14

I will ask my question by giving an example. Now I have a function called do_something().

It has three versions: do_something(), do_something_sse3(), and do_something_sse4(). When my program runs, it will detect the CPU feature (see if it supports SSE3 or SSE4) and call one of the three versions accordingly.

The problem is: When I build my program with GCC, I have to set -msse4 for do_something_sse4() to compile (e.g. for the header file <smmintrin.h> to be included).

However, if I set -msse4, then gcc is allowed to use SSE4 instructions, and some intrinsics in do_something_sse3() is also translated to some SSE4 instructions. So if my program runs on CPU that has only SSE3 (but no SSE4) support, it causes "illegal instruction" when calls do_something_sse3().

Maybe I have some bad practice. Could you give some suggestions? Thanks.

  • 5
    I think the standard approach is to compile the different versions in separate compilation units. – Mysticial Mar 23 '13 at 8:59
  • @Mysticial, first thank you for editing my question. As I understand, "compile the different versions in separate compilation units" means: put all do_things_sse4 in a file functios_sse4.c, and compile it with the option -msse4; and compile functions_sse3.c with -msse3. I will try this. (I may need to reconstruct my codes, which were originally written for MSVC) – shengbinmeng Mar 23 '13 at 9:18
  • Yes, that's exactly what I meant. :) – Mysticial Mar 23 '13 at 9:31
  • 2
    @BoPersson, some functions just can be further speed up by using some new SSE4 instructions. As we are dealing with video encoding/decoding, which can be very time consuming, the SSE4 optimization is meaningful, I think. – shengbinmeng Mar 23 '13 at 16:58
  • 3
    @BoPersson: There are still many computers without SSE4/SSE3 support, or even without any SSE support. The non-SSE version is for them. – shengbinmeng Mar 25 '13 at 1:40
9

I think that the Mystical's tip is fine, but if you really want to do it in the one file, you can use proper pragmas, for instance:

#pragma GCC target("sse4.1")

GCC 4.4 is needed, AFAIR.

  • thank you for this suggestion. I will also try the #pragma directive later. – shengbinmeng Mar 23 '13 at 16:53
  • Can't include smmintrin.h even with #pragma GCC target("sse4") – Trass3r Jul 12 '13 at 11:29
2

I think you want to build what's called a "CPU dispatcher". I got one working (as far as I know) for GCC but have not got it to work with Visual Studio.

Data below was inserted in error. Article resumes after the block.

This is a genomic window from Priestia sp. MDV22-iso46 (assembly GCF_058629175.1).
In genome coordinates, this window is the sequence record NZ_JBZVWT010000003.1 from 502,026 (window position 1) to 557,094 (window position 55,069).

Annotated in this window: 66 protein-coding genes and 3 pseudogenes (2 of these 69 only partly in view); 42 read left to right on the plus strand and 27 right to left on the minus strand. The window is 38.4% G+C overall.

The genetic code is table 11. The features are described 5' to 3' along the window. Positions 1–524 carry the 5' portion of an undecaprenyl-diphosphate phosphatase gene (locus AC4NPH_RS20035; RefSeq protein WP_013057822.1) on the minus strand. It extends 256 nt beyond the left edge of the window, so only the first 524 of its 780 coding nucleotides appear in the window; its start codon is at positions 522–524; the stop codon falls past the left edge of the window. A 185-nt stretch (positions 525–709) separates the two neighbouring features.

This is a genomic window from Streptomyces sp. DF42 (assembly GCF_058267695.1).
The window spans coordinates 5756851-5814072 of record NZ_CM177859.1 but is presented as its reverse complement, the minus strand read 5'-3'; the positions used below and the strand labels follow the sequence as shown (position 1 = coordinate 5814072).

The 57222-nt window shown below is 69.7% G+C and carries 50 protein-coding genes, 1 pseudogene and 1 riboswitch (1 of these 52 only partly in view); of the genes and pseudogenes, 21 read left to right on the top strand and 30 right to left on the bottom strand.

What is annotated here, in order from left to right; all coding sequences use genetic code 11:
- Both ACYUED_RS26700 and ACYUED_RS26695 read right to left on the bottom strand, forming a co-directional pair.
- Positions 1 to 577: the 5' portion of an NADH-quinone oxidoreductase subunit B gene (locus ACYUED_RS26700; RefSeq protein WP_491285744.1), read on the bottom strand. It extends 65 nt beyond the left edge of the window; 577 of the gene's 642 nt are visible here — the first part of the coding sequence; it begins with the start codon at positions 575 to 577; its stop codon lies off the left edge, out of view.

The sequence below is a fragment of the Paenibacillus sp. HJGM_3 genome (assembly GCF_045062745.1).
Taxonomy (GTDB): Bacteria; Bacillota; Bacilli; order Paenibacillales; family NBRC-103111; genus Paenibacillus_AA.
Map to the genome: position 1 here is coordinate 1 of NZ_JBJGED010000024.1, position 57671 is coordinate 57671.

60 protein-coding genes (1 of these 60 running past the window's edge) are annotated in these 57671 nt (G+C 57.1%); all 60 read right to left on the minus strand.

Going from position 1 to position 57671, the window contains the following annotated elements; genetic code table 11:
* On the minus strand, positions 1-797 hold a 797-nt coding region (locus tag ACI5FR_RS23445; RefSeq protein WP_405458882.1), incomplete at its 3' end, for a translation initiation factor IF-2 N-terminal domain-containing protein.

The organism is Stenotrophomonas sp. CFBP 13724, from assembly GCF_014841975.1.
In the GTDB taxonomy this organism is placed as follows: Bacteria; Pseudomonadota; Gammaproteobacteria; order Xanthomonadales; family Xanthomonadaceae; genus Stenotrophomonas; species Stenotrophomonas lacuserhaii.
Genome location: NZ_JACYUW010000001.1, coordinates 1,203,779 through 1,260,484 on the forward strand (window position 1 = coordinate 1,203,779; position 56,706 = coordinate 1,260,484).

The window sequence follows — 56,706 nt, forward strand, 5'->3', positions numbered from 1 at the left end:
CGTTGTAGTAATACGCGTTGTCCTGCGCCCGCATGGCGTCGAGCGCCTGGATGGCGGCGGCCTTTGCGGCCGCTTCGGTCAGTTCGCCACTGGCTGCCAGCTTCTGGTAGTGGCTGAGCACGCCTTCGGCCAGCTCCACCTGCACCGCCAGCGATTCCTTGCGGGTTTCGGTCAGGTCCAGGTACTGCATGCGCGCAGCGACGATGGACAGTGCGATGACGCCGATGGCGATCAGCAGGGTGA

cpu dispatcher for visual studio for AVX and SSE

I would check out Agner Fog's vectorclass and the file dispatch_example.cpp http://www.agner.org/optimize/#vectorclass

g++ -O3 -msse2   -c dispatch_example.cpp -od2.o
g++ -O3 -msse4.1 -c dispatch_example.cpp -od5.o
g++ -O3 -mavx    -c dispatch_example.cpp -od8.o
g++ -O3 -msse2      instrset_detect.cpp d2.o d5.o d8.o
0

Here is an example of compiling a separate object file for each optimization setting: http://notabs.org/lfsr/software/index.htm

But even this method fails when gcc link time optimization (-flto) is used. So how can a single executable be built with full optimization for different processors? The only solution I can find is to use include directives to make the C files behave as a single compilation unit so that -flto is not needed. Here is an example using that method: http://notabs.org/blcutil/index.htm

0

If you are using GCC 4.9 or above on an i686 or x86_64 machine, then you are supposed to be able to use intrinsics regardless of your -march=XXX and -mXXX options. You could write your do_something() accordingly:

void do_something()
{
    byte temp[18];

    if (HasSSE2())
    {
        const __m128i i = _mm_loadu_si128((const __m128i*)(ptr));
        ...
    }
    else if (HasSSSE3())
    {
        const __m128i MASK = _mm_set_epi8(12,13,14,15, 8,9,10,11, 4,5,6,7, 0,1,2,3);
        _mm_storeu_si128(reinterpret_cast<__m128i*>(temp),
           _mm_shuffle_epi8(_mm_loadu_si128((const __m128i*)(ptr)), MASK));
    }
    else
    {
        // Do the byte swap/endian reversal manually
        ...
    }
}

You have to supply HasSSE2(), HasSSSE3() and friends. Also see Intrinsics for CPUID like informations?.

Also see GCC Issue 57202 - Please make the intrinsics headers like immintrin.h be usable without compiler flags. But I don't believe the feature works. I regularly encounter compile failures because GCC does not make intrinsics available.

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